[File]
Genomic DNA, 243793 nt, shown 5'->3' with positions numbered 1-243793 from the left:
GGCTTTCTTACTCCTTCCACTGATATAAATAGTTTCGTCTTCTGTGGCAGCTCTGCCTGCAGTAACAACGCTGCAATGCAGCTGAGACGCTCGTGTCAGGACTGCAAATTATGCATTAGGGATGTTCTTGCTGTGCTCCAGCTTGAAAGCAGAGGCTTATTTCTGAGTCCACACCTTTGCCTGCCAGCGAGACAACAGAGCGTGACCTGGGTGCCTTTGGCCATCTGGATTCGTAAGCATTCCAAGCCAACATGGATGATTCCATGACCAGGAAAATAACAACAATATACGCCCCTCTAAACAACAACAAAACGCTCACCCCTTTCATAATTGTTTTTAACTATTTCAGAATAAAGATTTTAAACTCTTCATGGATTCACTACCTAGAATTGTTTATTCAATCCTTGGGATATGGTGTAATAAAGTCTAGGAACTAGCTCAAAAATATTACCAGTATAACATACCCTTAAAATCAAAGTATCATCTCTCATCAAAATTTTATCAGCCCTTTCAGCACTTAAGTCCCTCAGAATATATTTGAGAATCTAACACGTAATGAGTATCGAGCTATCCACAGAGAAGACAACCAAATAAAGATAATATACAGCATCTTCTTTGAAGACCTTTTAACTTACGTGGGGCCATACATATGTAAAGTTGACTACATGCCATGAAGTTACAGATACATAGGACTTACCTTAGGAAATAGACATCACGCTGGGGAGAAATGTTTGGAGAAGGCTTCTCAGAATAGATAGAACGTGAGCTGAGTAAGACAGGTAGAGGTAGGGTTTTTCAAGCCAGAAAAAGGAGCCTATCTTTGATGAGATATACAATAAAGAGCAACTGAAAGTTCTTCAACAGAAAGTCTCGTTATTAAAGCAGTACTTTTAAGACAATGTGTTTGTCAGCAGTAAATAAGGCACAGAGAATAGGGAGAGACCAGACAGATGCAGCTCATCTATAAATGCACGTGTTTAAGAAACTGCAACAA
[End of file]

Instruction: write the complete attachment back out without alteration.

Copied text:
Genomic DNA, 243793 nt, shown 5'->3' with positions numbered 1-243793 from the left:
GGCTTTCTTACTCCTTCCACTGATATAAATAGTTTCGTCTTCTGTGGCAGCTCTGCCTGCAGTAACAACGCTGCAATGCAGCTGAGACGCTCGTGTCAGGACTGCAAATTATGCATTAGGGATGTTCTTGCTGTGCTCCAGCTTGAAAGCAGAGGCTTATTTCTGAGTCCACACCTTTGCCTGCCAGCGAGACAACAGAGCGTGACCTGGGTGCCTTTGGCCATCTGGATTCGTAAGCATTCCAAGCCAACATGGATGATTCCATGACCAGGAAAATAACAACAATATACGCCCCTCTAAACAACAACAAAACGCTCACCCCTTTCATAATTGTTTTTAACTATTTCAGAATAAAGATTTTAAACTCTTCATGGATTCACTACCTAGAATTGTTTATTCAATCCTTGGGATATGGTGTAATAAAGTCTAGGAACTAGCTCAAAAATATTACCAGTATAACATACCCTTAAAATCAAAGTATCATCTCTCATCAAAATTTTATCAGCCCTTTCAGCACTTAAGTCCCTCAGAATATATTTGAGAATCTAACACGTAATGAGTATCGAGCTATCCACAGAGAAGACAACCAAATAAAGATAATATACAGCATCTTCTTTGAAGACCTTTTAACTTACGTGGGGCCATACATATGTAAAGTTGACTACATGCCATGAAGTTACAGATACATAGGACTTACCTTAGGAAATAGACATCACGCTGGGGAGAAATGTTTGGAGAAGGCTTCTCAGAATAGATAGAACGTGAGCTGAGTAAGACAGGTAGAGGTAGGGTTTTTCAAGCCAGAAAAAGGAGCCTATCTTTGATGAGATATACAATAAAGAGCAACTGAAAGTTCTTCAACAGAAAGTCTCGTTATTAAAGCAGTACTTTTAAGACAATGTGTTTGTCAGCAGTAAATAAGGCACAGAGAATAGGGAGAGACCAGACAGATGCAGCTCATCTATAAATGCACGTGTTTAAGAAACTGCAACAA